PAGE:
The term ‘cryptid’ is a relative newcomer to the English lexicon, coined as recently as 1983, according to the Oxford English Dictionary, to take the place of ‘sensational and often misleading terms like “monster”’. As a noun, ‘cryptid’ appears in popular science writing to refer to such ‘improbable animals’ (Museum Accepts Cryptic Collection 1999: 1079) as the coelacanth (thought to have gone extinct millions of years ago but found to exist), the Tasmanian tiger (now listed as extinct but still allegedly sighted), and the yeti (never definitively documented). Scientists writing to a scientific audience are more likely to use the adjective ‘cryptic’ than the noun ‘cryptid’, though they do so in a variety of strategically specific ways to cover much the same ground as cryptozoologists do when referring to cryptids. For example, scientists use ‘cryptic’ to refer to the camouflage coloration of some species, questionable hybrids, recently discovered species, undiscovered species suspected to have existed in the past, and a single species that has been found, through genetic technologies, to be multiple species. Until recently, then, the term ‘cryptid’ has appeared mainly in that margin-

alized field mixing folklore and zoology known as cryptozoology. The so-called ‘father of cryptozoology’ (Coleman 2001: n.p.), Bernard Heuvelmans, used the term ‘cryptid’ to refer broadly to the many unknown and relict species that he was convinced still roamed the earth. A zoologist by training but quixotic by inclination, Heuvelmans focused his exhaustive research on large animals (like sea serpents) and hominoids (like the yeti), establishing a trend that has dominated cryptozoology ever since (Weidensaul 2002: 173). In this paper, the non-technical term ‘hominoid’ is used to refer to the taxonomic superfamily Hominoidea, while ‘hominin’ is preferred over the less precise ‘hominid’ to refer to those specific hominoids in the tribe Hominini, which includes humans and their ancestors following their split from the great apes (Stein n.d.: 4). According to Heuvelmans, cryptids matter to humans in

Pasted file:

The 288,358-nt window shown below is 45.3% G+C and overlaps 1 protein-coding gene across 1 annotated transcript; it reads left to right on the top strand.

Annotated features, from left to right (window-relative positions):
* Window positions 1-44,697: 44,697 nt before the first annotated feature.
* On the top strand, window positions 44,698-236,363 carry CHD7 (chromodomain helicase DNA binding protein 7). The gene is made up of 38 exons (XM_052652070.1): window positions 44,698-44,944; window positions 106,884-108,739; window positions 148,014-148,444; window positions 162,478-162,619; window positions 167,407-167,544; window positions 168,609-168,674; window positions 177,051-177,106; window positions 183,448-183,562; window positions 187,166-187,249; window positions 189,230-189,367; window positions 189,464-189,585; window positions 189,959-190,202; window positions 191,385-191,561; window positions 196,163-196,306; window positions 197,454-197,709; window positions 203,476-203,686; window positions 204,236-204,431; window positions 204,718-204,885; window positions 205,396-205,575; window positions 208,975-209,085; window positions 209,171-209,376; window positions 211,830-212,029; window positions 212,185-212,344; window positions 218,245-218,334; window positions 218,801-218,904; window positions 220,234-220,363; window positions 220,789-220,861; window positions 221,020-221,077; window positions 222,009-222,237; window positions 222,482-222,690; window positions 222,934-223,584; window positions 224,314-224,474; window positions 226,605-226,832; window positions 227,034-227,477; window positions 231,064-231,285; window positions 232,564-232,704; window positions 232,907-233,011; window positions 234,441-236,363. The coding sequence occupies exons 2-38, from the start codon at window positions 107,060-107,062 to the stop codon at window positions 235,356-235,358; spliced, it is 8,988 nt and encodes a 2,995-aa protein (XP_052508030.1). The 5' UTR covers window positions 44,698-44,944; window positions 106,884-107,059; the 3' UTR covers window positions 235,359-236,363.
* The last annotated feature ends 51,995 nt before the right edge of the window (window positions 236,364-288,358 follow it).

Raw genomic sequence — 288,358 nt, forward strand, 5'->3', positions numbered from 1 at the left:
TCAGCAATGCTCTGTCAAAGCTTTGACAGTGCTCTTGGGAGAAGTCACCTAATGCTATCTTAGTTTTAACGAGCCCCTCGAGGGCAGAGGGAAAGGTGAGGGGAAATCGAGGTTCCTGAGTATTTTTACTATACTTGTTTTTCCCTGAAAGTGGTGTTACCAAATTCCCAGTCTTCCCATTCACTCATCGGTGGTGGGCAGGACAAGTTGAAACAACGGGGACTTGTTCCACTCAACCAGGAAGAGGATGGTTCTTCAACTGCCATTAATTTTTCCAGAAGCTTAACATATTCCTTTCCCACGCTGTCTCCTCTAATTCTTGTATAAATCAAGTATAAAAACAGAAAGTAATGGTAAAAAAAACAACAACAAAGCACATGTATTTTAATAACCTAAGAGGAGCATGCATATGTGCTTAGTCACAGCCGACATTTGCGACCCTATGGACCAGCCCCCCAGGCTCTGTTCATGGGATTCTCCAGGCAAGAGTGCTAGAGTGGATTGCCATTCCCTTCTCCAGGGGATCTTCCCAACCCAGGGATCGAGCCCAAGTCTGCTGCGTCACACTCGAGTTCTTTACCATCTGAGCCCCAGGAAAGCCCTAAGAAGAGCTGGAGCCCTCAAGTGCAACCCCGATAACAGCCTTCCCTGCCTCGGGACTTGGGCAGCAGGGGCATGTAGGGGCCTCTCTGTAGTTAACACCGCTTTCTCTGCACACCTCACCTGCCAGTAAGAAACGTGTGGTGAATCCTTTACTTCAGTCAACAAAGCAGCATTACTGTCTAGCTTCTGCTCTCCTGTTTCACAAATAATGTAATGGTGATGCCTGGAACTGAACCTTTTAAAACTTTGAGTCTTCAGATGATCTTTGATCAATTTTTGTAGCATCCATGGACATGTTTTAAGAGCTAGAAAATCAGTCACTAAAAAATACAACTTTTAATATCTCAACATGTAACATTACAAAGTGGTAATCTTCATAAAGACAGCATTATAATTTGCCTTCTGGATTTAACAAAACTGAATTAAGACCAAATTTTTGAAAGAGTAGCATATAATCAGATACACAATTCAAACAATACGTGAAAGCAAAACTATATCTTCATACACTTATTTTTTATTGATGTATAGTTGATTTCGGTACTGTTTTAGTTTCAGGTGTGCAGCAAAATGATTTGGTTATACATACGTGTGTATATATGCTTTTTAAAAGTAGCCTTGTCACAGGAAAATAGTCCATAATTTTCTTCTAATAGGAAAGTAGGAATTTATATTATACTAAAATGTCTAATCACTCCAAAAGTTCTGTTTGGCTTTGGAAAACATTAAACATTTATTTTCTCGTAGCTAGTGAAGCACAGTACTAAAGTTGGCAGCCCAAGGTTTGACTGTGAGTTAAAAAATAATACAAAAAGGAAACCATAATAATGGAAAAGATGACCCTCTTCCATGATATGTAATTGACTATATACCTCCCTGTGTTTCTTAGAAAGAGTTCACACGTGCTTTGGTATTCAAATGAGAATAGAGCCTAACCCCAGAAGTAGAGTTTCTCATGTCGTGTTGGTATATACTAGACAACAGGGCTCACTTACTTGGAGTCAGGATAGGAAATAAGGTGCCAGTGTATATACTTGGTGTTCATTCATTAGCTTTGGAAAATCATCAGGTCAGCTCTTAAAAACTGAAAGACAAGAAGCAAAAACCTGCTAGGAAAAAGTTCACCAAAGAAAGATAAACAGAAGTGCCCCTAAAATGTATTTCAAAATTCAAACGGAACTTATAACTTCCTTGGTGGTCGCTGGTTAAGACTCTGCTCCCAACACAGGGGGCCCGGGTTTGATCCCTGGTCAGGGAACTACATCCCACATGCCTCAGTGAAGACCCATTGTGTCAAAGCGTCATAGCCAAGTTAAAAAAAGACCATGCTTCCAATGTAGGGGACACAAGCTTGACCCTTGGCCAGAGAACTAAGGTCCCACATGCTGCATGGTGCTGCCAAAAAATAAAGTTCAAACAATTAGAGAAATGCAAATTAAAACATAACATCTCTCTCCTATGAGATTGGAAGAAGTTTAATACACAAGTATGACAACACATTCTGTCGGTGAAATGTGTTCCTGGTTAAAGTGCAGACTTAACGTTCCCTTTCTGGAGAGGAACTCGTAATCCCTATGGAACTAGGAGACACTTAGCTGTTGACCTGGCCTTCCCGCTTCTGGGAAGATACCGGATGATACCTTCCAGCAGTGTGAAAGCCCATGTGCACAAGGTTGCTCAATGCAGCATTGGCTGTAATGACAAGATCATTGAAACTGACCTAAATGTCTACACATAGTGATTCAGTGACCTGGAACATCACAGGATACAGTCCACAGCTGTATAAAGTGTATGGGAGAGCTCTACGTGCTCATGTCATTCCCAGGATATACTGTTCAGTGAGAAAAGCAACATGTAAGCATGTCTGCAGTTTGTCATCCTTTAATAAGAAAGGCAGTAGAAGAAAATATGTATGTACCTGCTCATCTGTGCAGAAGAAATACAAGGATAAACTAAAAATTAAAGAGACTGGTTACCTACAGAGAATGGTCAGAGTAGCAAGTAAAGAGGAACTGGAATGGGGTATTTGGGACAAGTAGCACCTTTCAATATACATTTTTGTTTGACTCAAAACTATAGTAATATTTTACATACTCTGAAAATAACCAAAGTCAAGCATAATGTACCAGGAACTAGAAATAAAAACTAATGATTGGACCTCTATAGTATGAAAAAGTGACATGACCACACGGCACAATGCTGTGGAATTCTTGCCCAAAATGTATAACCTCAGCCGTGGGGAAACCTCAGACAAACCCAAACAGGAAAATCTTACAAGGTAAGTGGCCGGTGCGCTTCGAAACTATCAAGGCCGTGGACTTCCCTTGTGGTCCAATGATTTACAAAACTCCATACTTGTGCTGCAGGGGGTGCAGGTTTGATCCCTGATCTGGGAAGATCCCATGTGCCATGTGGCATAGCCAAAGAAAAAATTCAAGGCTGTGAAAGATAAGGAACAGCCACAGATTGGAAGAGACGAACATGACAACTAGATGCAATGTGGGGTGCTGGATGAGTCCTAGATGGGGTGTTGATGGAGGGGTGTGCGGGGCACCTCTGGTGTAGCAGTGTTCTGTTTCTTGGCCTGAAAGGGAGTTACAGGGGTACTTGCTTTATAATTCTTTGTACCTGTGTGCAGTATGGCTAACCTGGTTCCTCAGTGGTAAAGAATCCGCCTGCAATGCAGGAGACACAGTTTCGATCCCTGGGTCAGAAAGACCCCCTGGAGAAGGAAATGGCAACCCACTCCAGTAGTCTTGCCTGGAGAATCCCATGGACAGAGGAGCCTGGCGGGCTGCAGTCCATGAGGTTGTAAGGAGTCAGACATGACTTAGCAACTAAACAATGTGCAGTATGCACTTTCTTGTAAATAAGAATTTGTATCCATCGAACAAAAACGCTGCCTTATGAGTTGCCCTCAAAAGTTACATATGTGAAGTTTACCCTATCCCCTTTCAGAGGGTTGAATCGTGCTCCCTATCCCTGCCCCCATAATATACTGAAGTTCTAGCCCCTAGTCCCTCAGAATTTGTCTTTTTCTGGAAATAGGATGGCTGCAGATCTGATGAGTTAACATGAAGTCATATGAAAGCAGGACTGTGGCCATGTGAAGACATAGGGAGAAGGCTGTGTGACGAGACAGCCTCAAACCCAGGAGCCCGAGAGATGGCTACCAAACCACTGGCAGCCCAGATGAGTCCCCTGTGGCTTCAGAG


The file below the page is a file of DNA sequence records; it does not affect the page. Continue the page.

specific ways: they have traits that are ‘truly singular, unexpected, paradoxical, striking, emotionally upsetting, and thus capable of mythification’ (cited in Dendle 2006: 192). It did not matter to Heuvelmans that cryptid existence lacks objective proof; circumstantial and testimonial evidence of their reality is compelling enough to take their possible existence seriously (Heuvelmans 1958: 28-29). He thus viewed cryptids as ‘monsters’ only in the sense that their possible existence demonstrates something of value that has been lost from the natural world because of human actions that only human representation could confirm. Since their existence depends so much on human testimony and redemption seeking, the search for cryptids takes on a moral dimension in Heuvelmans’ writing. For example, at the conclusion of the study that launched the field, Heuvelmans writes,

Tomorrow we may know one of our other relatives: the abominable snowman [yeti], for instance, who is surely a shy and gentle great ape; or perhaps an even more human primate like the tiny agogwe or the elusive orang pendek. I hope with all my heart that when he is captured there will be no needless murder. Have pity on them all, for it is we who are the real monsters.